Anna Boberg – Self-taught Painter of Lofoten Landscapes
Anna Boberg was a multidisciplinary self-taught artist active in Stockholm and Paris. She is best known for her arctic landscapes from Lofoten in...
Europeana 20 March 2023
min Read18 January 2023
Let’s imagine a glamorous party in the 1920s – and our host is the grand Tamara de Lempicka! We can hear jazz playing in the background and see flappers dancing everywhere… Let’s meet the famous personalities of the 1920s who would most likely attend a party like this one.
First, we should get to know our host. She is picking us up in her green Bugatti, wearing a leather helmet and gloves, wrapped in a grey scarf waving in the wind. De Lempicka is a famous Polish Art Deco painter of the 1920s. Writers, fellow artists, scientists, and nobility want to be portrayed by her. Her pale skin with that cold look and lubricious red lips show that she is aware of her position; she is independent, rich, and inaccessible, and she makes the rules.
Arriving at the party we meet De Lempicka’s cousins, Irene and Ludmilla Declair. They are both wearing loose dresses. Fashion for women in the 1920s was all about getting loose. Daywear had sleeves and straight, pleated, hanky hems or tiered skirts. Day dresses had a drop waist, which was a sash or belt worn low on the waist or hip with a skirt that hung anywhere from the ankle up to the knee, never above. Jewelry was less relevant. Bobbed hair was the most popular style, giving a boyish look. In addition, the 1920s was the time when society rejected the corset and Coco Chanel came up with her timeless little black dress. Irene rolls back her eyes in a manner reminiscent of certain Baroque depictions of saints that witness the impact of classic art on De Lempicka’s work.
What would be a 1920s party without music? That’s why there, in the corner of the room, is a girl playing the guitar. She has bobbed hair and is wearing a blue satin dress. This is one of De Lempicka’s portraits inspired by a traditional motif in fine arts – allegorical representations of the arts. Here, music is depicted as a beautiful, elegant, and dark-haired woman preoccupied with music. As a matter of fact, the Renaissance works that Lempicka saw in museums while traveling through Italy had a great influence on her work. The light blue dress repels the usual, drab palette of early Cubism. Therefore, in De Lempicka’s paintings, palettes are limited but the color rarely fades. The colors she selects are in step with the tastes of the period.
A party is always a good place to find out new stuff, isn’t it? We notice two ladies whispering to each other. They are very stylish, both looking cute and elegant with their red hats and red lipstick (cosmetics were associated with prostitution until the 1920s.) This is also the decade when the role of women in society changed rapidly. For example, women gained the right to vote in most countries. New careers opened for women in offices and schools with salaries that allowed them to be more independent. A new kind of feminine lifestyle was born – the “flapper”. Flappers had short hair and wore make-up and loose dresses, ankle or knee-length. They danced, drank, and smoked.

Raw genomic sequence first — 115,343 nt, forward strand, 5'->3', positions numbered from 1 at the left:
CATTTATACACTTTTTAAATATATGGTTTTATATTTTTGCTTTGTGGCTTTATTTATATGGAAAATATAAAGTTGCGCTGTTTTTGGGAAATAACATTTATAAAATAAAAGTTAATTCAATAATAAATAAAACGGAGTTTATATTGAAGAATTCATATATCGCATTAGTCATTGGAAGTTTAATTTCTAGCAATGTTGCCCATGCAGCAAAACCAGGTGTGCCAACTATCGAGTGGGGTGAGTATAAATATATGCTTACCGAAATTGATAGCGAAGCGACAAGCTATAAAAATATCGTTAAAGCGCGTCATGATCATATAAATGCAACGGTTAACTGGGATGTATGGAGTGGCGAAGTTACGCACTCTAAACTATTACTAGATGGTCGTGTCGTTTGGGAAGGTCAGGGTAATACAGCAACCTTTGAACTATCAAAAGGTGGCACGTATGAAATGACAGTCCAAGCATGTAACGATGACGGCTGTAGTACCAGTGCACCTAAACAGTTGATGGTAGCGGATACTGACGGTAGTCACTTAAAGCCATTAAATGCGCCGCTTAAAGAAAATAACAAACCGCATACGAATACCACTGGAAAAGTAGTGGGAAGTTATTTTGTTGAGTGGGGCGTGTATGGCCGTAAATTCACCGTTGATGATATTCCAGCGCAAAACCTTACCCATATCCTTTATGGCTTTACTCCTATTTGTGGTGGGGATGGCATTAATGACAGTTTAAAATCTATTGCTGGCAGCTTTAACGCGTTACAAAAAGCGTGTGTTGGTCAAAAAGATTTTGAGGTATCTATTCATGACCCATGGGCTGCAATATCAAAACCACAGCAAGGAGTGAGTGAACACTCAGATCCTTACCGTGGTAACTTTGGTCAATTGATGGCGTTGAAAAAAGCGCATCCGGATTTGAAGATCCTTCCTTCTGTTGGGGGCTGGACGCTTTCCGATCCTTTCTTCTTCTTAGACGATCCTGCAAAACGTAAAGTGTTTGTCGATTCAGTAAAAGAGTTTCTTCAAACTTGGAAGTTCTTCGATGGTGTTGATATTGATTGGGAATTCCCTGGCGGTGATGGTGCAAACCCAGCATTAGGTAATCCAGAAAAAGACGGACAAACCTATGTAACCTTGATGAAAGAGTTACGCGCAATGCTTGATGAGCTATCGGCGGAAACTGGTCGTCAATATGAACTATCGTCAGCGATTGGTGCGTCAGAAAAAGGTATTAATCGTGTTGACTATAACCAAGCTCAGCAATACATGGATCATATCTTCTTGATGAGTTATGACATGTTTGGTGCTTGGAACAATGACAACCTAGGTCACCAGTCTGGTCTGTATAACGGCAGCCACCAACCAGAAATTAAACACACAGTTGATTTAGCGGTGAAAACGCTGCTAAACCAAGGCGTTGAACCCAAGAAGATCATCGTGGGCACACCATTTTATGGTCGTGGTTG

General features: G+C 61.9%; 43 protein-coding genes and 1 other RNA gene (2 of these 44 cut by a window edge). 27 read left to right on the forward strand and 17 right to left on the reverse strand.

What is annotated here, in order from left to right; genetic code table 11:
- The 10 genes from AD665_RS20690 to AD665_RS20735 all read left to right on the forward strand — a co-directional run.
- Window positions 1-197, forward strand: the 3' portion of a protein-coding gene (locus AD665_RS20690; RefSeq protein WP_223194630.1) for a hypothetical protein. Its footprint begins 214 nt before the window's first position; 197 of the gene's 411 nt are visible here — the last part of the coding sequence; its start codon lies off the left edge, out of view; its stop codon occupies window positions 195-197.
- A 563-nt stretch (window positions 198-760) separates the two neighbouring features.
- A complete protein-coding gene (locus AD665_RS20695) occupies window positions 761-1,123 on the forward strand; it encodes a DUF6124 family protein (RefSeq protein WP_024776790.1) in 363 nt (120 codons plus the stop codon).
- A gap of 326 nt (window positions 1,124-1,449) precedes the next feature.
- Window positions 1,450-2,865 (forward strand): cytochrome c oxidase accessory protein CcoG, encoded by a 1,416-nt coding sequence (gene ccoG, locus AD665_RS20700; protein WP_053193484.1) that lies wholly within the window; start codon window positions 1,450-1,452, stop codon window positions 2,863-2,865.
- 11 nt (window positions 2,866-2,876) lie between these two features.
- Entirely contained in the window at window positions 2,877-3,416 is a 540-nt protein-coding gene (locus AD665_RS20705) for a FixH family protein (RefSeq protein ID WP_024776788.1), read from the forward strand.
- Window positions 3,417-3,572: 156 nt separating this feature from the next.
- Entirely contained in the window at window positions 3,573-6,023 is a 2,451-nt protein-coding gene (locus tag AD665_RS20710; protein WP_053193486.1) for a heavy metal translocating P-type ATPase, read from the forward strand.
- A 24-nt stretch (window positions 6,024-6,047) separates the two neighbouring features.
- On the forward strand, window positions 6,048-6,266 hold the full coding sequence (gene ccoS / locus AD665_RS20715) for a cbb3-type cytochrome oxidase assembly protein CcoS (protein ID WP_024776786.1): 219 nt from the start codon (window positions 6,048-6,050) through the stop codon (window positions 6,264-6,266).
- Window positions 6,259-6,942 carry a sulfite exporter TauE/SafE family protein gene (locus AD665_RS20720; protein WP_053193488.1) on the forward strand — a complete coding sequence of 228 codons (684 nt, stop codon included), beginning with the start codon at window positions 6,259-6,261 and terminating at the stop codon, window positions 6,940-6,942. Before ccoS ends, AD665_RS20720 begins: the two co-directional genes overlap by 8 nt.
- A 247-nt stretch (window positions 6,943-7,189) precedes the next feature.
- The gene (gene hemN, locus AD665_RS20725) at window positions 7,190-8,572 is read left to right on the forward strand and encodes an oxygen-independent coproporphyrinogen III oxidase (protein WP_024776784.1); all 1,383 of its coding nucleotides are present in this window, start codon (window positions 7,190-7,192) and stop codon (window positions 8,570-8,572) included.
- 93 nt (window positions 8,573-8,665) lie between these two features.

Now we are going to meet one of the VIPs that De Lempicka portrayed. Here is Duchesse de la Salle looking threatening in jackboots, one hand tucked in her pocket. Yes, she is dressed like a man, and no, it wasn’t forbidden then. In the 1920s, homosexuality became more visible and somewhat more acceptable. Humor was even used to help make it acceptable. This work offers a new image of a modern woman, with unrelenting self-determination and unapologetic sexuality, contradicting traditional portrayals of women viewed only as sexual objects.
The second VIP we are meeting at De Lempicka’s 1920s party is a real charmer. Marquis d’Afflitto in a confident half-lying pose, donning a suit with a bow tie, looking at us with an arrogant gaze below his eyebrows. He looks enormous and frightening with broad shoulders and a triangular torso. A slick sharp man of the city. In the 1920s, business suits were the day-to-day attire for men in white-collar jobs. Striped, plaid, or windowpane suits came in dark grey, blue, and brown in the winter and ivory, white, tan, and pastels in the summer. Shirts were white and neckties were essential.
Finally, at De Lempicka’s party, we meet the super sexy, but very sophisticated guest, Joan Jeffery, fiancee of oilman Rufus T. Bush. This masterpiece was lost for 60 years. Lempicka’s women are modern, sensual, and fashionable female figures, composed of characteristic generously modeled plans and forms of Cubism. This contrasts sharply with Cubist compositions. In Cubism, subjects and backgrounds seem to be constantly changing and individual components of the overall work are equally important. De Lempicka’s work was often considered decorative art unlike her male colleagues, whose Cubism-inspired work included portraits and genre images. In conclusion, people like it because it is and always will be a fashionable escape into the decadent life of the 1920s elite.
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